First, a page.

It’s a dream for many players that want to aspire to be high level competitors. The ability to want to play anything, anytime, anywhere. This glorious utopia where everyone can play anything they want and nothing has flaws and incredible strategic matches is bliss. You’ll sign up for any given tournament with your hat with “style” artistically sketched onto the front. You have your “teched” out choices, making sure you have everything for every matchup in this blissful diverse format where nothing is bad and everything is good.
It’s very common among players that aren’t quite at the highest level of a competitive environment; that having a format where every single strategy is about even is the best form of competition, that esports-level games would be more enjoyable when metagames involve everything being great.
There are a whole plethora of problems with this.
In a format where everything is good, nothing is good. Let’s say you have a Hearthstone format where there are 6 good decks, but none of them actually have an edge over another. This means that most meaningful card choices, tech choices, or in extreme cases, gameplay choices, don’t actually wind up mattering. No edge is easily obtained over anything. A diverse format does not mean anything could happen. It just means the same things will happen.
When the same things happen, the actual text on cards ends up meaning less and less. An egregious example of this is Innistrad/Dark Ascension Standard, where Thundermaw Hellkite and Thragtusk were the big dogs in the format. These two cards in particular were so powerful, that every other deck had to keep up with them, and the only way to keep up was by playing your own. Even the aggressive B/R Zombies decks played Thundermaw Hellkite, just because you had to. Eventually, almost all of the decks played one or both of these cards, resulting in a bunch of different decks that ended up doing the same thing on turn five. Does it actually matter if there are ten different deck in the format when eight of them do exactly that?
Another oft forgotten about flaw to this type of format is the fact that there isn’t anything to try and beat. In formats where there is a best strategy or strategies, you can actually have a plan to beat said strategy or strategies. If Pirate/Jade Shaman is the best thing going on, you know that Maelstrom Portal, Lightning Storm, and probably Brawl are cards that go way up in value. If you’re the Shaman player, and you know those cards are going to be played more, then you may be able to adjust accordingly if your deck allows it. This creates an easy flow of metagaming; the best deck(s), decks that beat the best decks, and decks that ebb and flow depending on what’s happening. Sometimes, the lesser played decks will steal a weekend because the best deck(s) didn’t adjust in time. Sometimes they won’t. However, all of the time, every deck within said metagame has a shot if the pilot can approach the metagame properly. Your card’s text matters way more, because they actually do something different from what another deck could be playing. That Lightning Bolt could be different from that Shock if a metagame revolves around three toughness creatures, but if everyone and their mom is playing 2 toughness creatures with haste because it’s the best thing happening in the format, then the different between two and three isn’t nearly as big.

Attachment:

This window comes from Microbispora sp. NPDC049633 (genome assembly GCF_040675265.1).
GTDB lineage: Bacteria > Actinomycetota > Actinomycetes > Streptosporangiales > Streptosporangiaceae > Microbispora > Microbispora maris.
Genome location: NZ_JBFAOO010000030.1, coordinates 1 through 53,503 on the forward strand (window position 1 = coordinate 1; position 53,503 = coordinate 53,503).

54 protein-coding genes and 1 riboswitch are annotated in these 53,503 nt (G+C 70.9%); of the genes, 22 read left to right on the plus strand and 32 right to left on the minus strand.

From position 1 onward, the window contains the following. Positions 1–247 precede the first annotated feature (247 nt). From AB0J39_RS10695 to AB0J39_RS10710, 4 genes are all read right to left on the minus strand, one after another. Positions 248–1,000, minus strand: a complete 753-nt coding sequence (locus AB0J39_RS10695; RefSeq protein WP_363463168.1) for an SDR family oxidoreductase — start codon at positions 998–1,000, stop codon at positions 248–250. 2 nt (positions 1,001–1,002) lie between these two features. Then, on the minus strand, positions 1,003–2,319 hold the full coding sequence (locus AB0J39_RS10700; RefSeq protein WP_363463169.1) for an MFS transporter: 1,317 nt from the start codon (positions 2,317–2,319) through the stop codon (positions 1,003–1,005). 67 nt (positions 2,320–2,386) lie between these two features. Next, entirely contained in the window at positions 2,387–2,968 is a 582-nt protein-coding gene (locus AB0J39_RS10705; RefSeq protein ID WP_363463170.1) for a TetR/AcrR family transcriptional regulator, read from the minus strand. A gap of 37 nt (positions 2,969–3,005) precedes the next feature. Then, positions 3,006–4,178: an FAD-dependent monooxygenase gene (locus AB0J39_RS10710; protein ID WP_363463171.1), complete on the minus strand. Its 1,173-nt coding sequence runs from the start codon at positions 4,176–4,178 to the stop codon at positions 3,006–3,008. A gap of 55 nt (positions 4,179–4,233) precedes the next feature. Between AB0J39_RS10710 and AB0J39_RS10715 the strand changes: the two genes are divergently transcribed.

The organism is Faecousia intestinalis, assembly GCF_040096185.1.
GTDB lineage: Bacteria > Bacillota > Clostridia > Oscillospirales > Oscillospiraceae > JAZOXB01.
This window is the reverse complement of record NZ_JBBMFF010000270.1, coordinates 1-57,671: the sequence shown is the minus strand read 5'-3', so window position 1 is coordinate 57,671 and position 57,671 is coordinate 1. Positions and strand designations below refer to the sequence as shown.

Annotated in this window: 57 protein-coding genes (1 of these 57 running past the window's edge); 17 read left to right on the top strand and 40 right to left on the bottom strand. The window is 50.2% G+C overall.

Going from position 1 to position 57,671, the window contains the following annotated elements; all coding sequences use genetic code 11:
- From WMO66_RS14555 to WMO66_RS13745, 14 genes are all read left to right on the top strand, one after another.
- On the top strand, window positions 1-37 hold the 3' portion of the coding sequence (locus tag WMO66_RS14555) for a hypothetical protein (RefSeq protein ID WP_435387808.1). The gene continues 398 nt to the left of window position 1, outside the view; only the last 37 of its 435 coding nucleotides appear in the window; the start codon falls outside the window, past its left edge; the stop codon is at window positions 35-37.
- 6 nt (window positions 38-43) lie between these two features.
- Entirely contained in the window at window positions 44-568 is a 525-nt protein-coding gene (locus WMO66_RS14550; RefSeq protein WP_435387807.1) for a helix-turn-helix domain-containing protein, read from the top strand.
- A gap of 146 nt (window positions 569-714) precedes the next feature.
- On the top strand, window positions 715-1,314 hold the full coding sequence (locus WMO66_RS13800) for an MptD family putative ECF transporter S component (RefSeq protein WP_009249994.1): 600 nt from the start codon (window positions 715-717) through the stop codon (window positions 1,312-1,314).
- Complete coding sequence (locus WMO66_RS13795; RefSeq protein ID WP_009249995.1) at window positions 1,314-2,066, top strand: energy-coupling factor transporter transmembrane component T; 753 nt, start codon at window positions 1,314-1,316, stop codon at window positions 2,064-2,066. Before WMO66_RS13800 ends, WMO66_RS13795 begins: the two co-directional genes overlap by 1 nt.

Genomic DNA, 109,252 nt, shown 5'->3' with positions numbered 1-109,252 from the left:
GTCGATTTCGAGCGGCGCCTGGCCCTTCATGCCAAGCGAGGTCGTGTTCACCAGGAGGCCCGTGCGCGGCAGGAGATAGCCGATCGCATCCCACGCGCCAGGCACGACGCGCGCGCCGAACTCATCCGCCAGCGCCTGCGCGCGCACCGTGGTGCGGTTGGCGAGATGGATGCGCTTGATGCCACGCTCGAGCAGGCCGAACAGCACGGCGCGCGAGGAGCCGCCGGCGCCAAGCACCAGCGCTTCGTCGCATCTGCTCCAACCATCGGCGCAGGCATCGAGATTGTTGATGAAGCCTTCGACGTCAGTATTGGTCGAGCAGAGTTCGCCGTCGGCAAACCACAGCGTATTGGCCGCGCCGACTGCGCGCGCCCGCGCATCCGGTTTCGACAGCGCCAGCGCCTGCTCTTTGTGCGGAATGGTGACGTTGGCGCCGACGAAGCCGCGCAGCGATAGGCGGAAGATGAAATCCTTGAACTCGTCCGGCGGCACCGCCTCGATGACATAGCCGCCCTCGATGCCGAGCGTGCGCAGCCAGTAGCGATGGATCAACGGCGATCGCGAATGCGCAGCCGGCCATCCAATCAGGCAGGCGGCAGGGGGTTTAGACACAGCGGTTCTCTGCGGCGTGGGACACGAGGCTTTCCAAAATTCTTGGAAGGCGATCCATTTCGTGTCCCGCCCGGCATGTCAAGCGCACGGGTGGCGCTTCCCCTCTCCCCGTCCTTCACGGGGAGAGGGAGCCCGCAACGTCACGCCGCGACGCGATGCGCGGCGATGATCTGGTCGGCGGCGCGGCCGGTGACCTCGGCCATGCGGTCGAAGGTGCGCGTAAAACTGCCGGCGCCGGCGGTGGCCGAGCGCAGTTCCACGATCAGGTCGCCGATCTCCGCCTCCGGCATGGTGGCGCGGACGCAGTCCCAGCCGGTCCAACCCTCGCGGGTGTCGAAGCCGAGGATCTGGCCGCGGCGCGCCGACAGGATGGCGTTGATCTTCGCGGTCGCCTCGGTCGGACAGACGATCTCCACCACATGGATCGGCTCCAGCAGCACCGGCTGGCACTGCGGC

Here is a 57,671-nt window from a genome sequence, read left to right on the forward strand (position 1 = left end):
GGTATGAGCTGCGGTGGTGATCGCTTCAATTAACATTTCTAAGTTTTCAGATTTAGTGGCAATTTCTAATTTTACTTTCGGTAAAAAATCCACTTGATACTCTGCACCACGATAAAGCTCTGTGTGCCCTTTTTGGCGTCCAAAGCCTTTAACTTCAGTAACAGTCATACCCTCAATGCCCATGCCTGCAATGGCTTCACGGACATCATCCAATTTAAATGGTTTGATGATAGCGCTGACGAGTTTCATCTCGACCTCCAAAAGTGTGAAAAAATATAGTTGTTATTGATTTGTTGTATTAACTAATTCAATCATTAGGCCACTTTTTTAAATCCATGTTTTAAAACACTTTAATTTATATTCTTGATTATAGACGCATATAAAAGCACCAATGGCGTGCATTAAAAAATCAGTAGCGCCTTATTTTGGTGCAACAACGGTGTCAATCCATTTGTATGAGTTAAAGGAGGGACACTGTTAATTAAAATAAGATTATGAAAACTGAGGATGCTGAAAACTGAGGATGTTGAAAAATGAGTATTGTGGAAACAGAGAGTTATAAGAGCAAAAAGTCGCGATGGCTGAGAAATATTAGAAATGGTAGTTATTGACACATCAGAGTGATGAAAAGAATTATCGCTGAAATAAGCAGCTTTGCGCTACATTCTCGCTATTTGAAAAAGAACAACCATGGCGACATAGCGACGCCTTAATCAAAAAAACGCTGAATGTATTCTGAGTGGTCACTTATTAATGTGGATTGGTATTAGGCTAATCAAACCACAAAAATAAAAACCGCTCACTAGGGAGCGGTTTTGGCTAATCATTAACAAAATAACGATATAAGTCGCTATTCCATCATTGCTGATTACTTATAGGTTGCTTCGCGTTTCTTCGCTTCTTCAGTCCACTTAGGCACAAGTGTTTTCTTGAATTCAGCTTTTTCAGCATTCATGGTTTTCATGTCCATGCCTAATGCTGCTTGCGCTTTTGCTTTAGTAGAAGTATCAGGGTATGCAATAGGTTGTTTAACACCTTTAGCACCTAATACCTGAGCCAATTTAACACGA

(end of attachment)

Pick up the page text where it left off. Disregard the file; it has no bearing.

Coming off of the last point; these kinds of diverse formats result in a major lack of evolution. When a format doesn’t actually involve different things happening, it has no room to grow out of that. If it does actually wind up growing out of it, then it’s usually due to a deck that’s looking to ignore all of the rules about the format (think Bant Hexproof in the aforementioned Innistrad/Dark Ascension Standard format). This results in even more problems with card text not mattering, not because everyone’s cards do the same thing, but because the deck that’s ignoring your cards is ignoring them by literally preventing you from playing the game. While this is technically an evolution in this format, it’s not necessarily one that is deemed popular most of the time. If it continues to evolve, then it could turn into “who can get to the cards that don’t matter fastest?”, just to beat the deck that’s trying to make your cards mean nothing. Now, we’re back at square one, except now the rate at which your cards wind up doing the same thing is hastened. This cycle continues.
This is just one measly example of how too much diversity can be a very bad thing for formats, but it can extend to other games as well. In other non-card games, diversity works out much better because the skill gap is so light on luck, if it’s within weight in the first place. This is something that card games wind up having to go through from time to time, but power creep helps a lot with managing the flow of a metagame.
Anthony has been competing in games for the better part of his adult life and is dedicated to improving his game, improving his community, improving himself as a person, and most importantly having fun and enjoying himself while doing so. You can check out his stream to find out which video game is the latest to catch his attention.